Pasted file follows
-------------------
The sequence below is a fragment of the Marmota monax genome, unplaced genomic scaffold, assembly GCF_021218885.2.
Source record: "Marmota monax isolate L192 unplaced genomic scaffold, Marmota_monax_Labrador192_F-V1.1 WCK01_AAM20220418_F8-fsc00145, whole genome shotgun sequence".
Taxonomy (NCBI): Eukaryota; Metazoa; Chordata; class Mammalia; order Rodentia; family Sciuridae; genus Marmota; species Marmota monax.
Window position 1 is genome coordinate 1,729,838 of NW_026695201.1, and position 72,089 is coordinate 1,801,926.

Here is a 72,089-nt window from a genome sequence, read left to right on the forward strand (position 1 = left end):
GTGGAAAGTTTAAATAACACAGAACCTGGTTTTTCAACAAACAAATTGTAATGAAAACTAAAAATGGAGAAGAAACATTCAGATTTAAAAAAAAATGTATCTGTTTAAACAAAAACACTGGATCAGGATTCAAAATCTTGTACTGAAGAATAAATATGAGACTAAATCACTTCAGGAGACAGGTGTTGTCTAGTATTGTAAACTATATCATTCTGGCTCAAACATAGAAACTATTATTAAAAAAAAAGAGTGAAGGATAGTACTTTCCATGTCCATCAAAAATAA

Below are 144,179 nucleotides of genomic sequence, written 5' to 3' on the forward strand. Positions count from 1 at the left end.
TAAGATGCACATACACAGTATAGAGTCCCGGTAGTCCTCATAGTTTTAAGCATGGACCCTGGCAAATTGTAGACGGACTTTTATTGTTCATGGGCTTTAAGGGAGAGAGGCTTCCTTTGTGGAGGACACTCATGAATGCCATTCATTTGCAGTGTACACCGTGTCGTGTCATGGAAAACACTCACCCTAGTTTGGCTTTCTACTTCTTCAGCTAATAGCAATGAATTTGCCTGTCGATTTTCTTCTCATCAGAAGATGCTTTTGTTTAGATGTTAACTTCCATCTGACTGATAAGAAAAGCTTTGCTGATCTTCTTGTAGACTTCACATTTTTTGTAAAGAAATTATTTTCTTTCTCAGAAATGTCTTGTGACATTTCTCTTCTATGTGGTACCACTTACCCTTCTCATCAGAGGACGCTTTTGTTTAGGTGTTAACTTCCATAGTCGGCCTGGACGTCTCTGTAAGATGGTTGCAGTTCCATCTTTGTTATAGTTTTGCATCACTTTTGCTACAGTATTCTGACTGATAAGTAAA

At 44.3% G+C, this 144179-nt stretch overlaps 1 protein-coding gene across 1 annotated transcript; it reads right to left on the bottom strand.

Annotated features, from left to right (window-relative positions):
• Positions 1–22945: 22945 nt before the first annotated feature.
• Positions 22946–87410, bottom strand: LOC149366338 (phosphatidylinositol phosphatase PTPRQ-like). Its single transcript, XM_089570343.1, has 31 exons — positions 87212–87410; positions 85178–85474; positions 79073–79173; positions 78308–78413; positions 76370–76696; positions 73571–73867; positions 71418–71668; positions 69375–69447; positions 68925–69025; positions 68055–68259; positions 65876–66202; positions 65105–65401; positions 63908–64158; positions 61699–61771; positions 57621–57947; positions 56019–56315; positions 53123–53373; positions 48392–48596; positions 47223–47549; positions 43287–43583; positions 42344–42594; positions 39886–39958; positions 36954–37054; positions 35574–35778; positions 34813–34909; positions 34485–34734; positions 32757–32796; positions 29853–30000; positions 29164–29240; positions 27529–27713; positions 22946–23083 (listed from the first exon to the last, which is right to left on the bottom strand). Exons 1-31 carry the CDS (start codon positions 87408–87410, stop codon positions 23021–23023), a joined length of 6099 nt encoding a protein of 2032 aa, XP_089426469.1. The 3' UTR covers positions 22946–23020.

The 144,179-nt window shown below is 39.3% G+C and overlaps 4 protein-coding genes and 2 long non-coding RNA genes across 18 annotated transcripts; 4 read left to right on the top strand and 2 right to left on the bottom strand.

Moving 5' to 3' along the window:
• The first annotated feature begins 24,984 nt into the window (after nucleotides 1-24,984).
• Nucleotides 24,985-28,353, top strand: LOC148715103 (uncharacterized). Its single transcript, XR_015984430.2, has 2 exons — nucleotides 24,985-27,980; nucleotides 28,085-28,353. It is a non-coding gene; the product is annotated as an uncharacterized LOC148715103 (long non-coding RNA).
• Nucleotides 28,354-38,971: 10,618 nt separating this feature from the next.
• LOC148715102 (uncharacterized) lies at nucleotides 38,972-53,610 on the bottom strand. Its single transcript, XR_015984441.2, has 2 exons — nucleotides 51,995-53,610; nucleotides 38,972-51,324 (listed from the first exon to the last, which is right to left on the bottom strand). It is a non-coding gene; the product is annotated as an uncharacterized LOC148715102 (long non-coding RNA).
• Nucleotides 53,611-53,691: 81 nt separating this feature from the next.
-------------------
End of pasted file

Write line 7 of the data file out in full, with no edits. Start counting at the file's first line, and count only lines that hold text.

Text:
Below are 144,179 nucleotides of genomic sequence, written 5' to 3' on the forward strand. Positions count from 1 at the left end.